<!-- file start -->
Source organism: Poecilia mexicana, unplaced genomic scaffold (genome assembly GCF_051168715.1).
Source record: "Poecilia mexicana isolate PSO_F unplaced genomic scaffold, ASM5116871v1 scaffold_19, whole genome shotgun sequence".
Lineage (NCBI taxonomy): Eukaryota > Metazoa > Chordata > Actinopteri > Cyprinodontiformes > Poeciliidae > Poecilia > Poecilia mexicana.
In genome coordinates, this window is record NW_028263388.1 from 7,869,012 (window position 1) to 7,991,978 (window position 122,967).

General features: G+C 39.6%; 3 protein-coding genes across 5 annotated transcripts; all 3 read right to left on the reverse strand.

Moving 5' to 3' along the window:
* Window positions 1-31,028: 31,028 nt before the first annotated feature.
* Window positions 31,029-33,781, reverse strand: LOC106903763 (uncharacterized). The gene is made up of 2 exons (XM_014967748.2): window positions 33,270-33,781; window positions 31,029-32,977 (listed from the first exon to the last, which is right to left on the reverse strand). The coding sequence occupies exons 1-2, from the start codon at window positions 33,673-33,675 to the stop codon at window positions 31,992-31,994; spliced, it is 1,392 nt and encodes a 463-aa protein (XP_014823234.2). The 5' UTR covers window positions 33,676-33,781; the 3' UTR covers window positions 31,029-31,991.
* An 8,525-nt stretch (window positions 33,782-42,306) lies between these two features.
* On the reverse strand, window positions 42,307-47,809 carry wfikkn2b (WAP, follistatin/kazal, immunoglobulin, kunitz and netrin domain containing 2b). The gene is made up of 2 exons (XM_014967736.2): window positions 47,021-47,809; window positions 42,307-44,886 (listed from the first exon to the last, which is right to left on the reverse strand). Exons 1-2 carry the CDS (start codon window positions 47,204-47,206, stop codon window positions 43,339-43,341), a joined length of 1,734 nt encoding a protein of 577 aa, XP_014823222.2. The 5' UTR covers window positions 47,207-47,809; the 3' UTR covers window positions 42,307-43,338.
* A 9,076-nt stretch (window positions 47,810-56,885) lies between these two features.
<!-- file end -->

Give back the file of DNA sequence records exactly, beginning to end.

Source organism: Poecilia mexicana, unplaced genomic scaffold (genome assembly GCF_051168715.1).
Source record: "Poecilia mexicana isolate PSO_F unplaced genomic scaffold, ASM5116871v1 scaffold_19, whole genome shotgun sequence".
Lineage (NCBI taxonomy): Eukaryota > Metazoa > Chordata > Actinopteri > Cyprinodontiformes > Poeciliidae > Poecilia > Poecilia mexicana.
In genome coordinates, this window is record NW_028263388.1 from 7,869,012 (window position 1) to 7,991,978 (window position 122,967).

General features: G+C 39.6%; 3 protein-coding genes across 5 annotated transcripts; all 3 read right to left on the reverse strand.

Moving 5' to 3' along the window:
* Window positions 1-31,028: 31,028 nt before the first annotated feature.
* Window positions 31,029-33,781, reverse strand: LOC106903763 (uncharacterized). The gene is made up of 2 exons (XM_014967748.2): window positions 33,270-33,781; window positions 31,029-32,977 (listed from the first exon to the last, which is right to left on the reverse strand). The coding sequence occupies exons 1-2, from the start codon at window positions 33,673-33,675 to the stop codon at window positions 31,992-31,994; spliced, it is 1,392 nt and encodes a 463-aa protein (XP_014823234.2). The 5' UTR covers window positions 33,676-33,781; the 3' UTR covers window positions 31,029-31,991.
* An 8,525-nt stretch (window positions 33,782-42,306) lies between these two features.
* On the reverse strand, window positions 42,307-47,809 carry wfikkn2b (WAP, follistatin/kazal, immunoglobulin, kunitz and netrin domain containing 2b). The gene is made up of 2 exons (XM_014967736.2): window positions 47,021-47,809; window positions 42,307-44,886 (listed from the first exon to the last, which is right to left on the reverse strand). Exons 1-2 carry the CDS (start codon window positions 47,204-47,206, stop codon window positions 43,339-43,341), a joined length of 1,734 nt encoding a protein of 577 aa, XP_014823222.2. The 5' UTR covers window positions 47,207-47,809; the 3' UTR covers window positions 42,307-43,338.
* A 9,076-nt stretch (window positions 47,810-56,885) lies between these two features.